Eating Local for Urban Families. Gluten-free and Dairy-free, too!

Friday, August 24

Slow to ripen

Here’s something funny about me:

I’m afraid to grow food. I mean, in my garden, like tomatoes and zucchini and strawberries. It scares me.

It scares me because while I can be a total diva in the garden when it comes to just about any other kind of flower or shrub (I even start from seed! Well, sometimes…) I am totally intimidated by the planting schedules, worrying about frost, and pests and all the other things that can go wrong with a plant. And, I am not the best at watering. It’s no big thing to kill a pot of pansies (there will always be more at the grocery store), but if I kill a pepper plant then all my farming genes (of which I have many) go off and I think we’re all going to starve.

I know this is ridiculous. I’m trying to get over this. I am making slow progress.

My parents didn’t grow food. My dad, the gardener in the family, grows flowers like he’s a retiree and has nothing better to do (he is and he doesn’t). He doesn’t even bother with design or ambience, he just grows as many flowers as he can get out of his dirt (and his Miracle Grow). My mom just puts things in pots and leaves them on her deep shade deck and doesn’t care what actually happens to them, though she does water religiously.

I am certain that they are the first generation in their respective families to not grow food. My maternal grandparents grew up on dairy farms in Cornelius, Oregon. My grandfather always had a kitchen garden in the parking strip in front of his house on Killingsworth Street. My dad’s family was always in some kind of farming, though not successfully, I’ve gathered. But that’s another story.

It’s not that I have a black thumb. I have a nicely landscaped yard that I did myself. Well, I used to. My yard is in a total shambles since we had kids.

But I have a gorgeous new garden plan (thanks to the incredibly talented Laura Baughman) and a designated section for food crops for next year (it involves sacrificing some roses, wah). Because, dammit, I’m going to do it. You can’t exactly advocate for local eating if you’re too chicken to grow tomatoes.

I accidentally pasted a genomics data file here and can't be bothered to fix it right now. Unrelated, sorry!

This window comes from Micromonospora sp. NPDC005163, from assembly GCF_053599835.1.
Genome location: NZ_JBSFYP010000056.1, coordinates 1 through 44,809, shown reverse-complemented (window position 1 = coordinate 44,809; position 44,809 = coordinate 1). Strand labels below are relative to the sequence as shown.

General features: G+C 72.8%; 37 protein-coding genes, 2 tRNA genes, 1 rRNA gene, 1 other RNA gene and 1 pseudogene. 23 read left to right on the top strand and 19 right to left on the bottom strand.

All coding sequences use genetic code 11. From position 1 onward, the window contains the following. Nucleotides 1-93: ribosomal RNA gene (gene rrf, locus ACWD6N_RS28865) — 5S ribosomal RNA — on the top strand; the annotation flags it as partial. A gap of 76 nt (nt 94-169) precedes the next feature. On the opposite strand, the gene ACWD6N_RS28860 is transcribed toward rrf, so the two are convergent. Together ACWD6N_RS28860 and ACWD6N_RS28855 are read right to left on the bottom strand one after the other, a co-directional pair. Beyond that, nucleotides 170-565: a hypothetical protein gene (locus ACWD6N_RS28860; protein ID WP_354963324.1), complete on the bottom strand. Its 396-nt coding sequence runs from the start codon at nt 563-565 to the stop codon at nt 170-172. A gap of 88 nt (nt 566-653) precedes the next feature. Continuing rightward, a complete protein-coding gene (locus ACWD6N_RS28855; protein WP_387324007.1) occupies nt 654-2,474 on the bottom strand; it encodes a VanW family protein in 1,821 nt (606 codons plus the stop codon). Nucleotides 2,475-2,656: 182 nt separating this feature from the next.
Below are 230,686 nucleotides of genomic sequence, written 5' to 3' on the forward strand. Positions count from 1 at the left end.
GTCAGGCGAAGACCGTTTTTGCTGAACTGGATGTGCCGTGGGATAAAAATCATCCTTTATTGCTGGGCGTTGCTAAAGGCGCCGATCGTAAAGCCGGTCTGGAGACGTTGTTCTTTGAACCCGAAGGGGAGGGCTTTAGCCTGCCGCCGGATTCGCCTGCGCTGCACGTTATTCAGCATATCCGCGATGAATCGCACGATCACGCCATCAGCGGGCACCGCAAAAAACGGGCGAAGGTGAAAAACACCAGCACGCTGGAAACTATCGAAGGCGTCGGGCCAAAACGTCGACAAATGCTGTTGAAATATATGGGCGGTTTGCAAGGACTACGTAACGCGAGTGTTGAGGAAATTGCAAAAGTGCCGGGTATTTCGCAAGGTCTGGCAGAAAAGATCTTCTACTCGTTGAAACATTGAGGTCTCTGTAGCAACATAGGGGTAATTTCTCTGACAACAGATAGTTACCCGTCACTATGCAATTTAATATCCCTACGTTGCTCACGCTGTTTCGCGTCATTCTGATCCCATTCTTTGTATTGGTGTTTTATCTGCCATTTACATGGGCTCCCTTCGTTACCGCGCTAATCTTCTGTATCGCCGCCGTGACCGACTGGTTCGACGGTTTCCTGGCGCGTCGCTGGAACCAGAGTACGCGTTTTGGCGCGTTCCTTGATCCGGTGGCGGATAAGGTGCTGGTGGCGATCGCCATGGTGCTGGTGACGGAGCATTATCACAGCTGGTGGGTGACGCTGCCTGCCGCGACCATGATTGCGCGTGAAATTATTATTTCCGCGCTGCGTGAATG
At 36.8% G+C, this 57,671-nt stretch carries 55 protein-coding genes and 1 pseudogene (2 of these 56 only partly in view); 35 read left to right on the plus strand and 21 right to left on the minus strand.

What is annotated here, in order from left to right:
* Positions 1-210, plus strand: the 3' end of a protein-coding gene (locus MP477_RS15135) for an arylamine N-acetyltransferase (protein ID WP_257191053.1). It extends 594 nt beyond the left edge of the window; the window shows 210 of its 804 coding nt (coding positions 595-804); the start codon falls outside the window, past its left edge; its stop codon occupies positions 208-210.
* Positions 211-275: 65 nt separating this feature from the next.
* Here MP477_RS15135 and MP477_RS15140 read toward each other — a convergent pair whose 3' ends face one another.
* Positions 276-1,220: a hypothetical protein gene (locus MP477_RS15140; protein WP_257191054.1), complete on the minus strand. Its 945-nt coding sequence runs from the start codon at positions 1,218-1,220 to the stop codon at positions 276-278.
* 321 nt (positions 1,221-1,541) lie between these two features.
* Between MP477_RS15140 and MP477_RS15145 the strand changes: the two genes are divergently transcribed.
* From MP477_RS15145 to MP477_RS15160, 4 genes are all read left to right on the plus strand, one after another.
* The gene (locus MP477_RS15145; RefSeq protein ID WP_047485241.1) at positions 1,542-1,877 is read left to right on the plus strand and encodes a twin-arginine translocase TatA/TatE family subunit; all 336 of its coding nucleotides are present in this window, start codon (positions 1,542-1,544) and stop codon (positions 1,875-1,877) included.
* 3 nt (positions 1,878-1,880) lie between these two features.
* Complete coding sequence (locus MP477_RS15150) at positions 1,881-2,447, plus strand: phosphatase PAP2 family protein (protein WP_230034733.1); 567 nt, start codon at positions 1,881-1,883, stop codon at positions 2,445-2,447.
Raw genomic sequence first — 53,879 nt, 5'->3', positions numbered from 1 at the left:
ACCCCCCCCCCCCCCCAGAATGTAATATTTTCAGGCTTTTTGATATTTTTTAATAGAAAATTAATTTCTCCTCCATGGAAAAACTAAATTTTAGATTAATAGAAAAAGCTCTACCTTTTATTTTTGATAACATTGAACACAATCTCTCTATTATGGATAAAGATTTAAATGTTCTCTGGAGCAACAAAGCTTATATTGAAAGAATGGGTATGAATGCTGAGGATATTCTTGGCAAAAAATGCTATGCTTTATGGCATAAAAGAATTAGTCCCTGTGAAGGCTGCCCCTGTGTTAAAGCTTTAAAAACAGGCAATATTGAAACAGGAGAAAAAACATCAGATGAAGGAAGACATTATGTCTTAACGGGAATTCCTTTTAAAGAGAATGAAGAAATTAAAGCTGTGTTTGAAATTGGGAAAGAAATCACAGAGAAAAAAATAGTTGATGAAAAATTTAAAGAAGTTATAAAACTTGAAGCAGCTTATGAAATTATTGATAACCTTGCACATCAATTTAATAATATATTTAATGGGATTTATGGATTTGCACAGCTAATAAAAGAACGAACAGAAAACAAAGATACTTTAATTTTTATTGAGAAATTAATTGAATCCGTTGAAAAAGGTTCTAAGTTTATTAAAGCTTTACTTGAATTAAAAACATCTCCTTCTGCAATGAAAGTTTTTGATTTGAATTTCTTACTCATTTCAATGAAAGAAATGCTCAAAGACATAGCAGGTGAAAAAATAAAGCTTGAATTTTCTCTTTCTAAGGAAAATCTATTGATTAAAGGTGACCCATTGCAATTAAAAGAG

But I couldn’t wait for the big plan. So I went ahead and bought starts and took my first tentative steps at growing real, edible food.

So here they are. My first tomatoes.

Holy shit. I did it.


Kaleigh said...

And nothing tastes better than a tomato just picked from your own garden. My kids can even tell the difference.

Anonymous said...

Looky! Adorable and taaasty, no doubt. Congrats.

Anonymous said...

hey, i'm growing those same little pear tomatoes! this was the first year i've really ventured into growing food too, and it's been a blast. i just harvested a pattypan squash the other day, and was so proud.

Susan Voisin said...

Hi, congrats on the tomatoes! I live a fairly boring life, so I really like gardening because it gives me something to look forward to every day. Yikes, that sounds pathetic! What I mean is, I get a kick out of going out each day and seeing what's new with the plants (even if it's that some bird has made off with half of my crop). Anyway, I think you'll really enjoy gardening if you don't worry too much about all the pesky details and just have fun.

And thank you so much for the lovely comment you left over at my Culinate interview. I was scared to death during that BlogHer foodblogging session, so it's nice to know that I didn't make a total fool out of myself. I can never be sure! :-)